The strangest revelation in Scandalous—a new documentary directed by Mark Landsman that concerns the history of the National Enquirer from its birth to its recent attempt to blackmail the richest man on earth, Jeff Bezos—is not the tabloid's long obsession with UFO stories and other oddities. No, it's this: In the 1980s, Donald Trump, a huge fan of the National Enquirer, would call its reporters and rat on himself. He'd pretend it wasn't him, but the reporters knew it was Donald Trump on the other end of the line, dishing out dirt about himself and the celebrities who entered his circle of the rich and famous. The National Enquirer, which started in the early 1950s in New York City with a loan from the mafia, has had four distinct phases. One: Its gore moment. Two: Its grocery store check-out moment. Three: Its moment of respectability. And four: Its sharp turn to the right, which happened after 9/11. What has been in the DNA of the rag from its inception, however, is raw gangsterism.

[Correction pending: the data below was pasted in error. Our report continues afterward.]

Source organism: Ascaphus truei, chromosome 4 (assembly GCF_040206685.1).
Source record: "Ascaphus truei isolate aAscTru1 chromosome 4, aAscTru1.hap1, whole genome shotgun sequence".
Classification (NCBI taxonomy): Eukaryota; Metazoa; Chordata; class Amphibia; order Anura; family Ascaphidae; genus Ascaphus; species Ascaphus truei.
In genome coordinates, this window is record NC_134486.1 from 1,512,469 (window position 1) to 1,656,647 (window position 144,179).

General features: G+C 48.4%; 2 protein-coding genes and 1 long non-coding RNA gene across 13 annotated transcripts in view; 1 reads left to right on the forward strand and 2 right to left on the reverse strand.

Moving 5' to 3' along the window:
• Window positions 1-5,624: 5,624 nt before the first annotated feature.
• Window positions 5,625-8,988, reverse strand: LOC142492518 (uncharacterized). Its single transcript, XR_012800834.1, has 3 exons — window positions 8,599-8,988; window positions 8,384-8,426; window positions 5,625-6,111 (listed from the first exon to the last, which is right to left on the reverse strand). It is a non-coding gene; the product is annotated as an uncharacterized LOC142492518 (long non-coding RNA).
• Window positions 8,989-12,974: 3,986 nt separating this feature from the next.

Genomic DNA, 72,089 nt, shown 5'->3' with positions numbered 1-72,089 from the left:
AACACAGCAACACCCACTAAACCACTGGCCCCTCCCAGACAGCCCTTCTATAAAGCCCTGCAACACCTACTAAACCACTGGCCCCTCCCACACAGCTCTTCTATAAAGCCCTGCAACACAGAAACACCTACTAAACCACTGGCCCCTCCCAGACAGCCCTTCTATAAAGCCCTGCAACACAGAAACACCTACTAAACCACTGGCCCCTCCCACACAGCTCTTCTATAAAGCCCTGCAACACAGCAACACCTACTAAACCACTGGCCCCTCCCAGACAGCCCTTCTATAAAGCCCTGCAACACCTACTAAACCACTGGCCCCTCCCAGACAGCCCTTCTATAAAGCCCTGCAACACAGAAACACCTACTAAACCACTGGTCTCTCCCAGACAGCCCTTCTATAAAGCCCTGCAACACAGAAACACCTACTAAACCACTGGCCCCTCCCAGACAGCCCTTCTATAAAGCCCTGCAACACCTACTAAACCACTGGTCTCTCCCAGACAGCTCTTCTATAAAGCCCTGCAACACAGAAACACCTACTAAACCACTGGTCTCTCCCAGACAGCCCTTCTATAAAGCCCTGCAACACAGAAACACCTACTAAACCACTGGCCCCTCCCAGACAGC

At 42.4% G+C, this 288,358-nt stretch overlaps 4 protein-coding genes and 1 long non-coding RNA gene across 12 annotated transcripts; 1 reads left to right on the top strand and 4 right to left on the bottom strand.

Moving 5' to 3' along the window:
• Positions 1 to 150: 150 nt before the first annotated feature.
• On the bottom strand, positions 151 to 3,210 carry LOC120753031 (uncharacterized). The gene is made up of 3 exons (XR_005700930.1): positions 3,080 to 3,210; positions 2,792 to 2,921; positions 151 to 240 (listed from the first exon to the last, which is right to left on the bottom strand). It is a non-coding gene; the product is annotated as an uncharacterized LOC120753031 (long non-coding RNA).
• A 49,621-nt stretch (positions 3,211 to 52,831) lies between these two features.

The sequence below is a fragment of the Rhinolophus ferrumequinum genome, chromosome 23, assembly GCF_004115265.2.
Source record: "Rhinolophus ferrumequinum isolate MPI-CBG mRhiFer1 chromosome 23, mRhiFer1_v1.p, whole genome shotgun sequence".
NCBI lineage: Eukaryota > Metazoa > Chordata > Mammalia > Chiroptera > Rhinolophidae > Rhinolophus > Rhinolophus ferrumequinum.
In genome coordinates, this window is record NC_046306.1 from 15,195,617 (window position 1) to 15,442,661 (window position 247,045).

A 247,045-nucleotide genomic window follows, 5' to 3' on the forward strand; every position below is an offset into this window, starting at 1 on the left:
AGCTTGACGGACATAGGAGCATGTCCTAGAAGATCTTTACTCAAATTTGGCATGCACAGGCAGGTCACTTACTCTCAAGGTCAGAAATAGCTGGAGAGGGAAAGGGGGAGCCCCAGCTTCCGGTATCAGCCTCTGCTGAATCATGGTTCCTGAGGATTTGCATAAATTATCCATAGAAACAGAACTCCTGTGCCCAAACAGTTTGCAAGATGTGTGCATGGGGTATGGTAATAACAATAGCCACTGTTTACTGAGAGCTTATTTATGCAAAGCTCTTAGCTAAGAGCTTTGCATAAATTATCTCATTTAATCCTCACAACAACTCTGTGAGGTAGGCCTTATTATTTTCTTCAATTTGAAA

by Charles Mudede
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Mark Landsman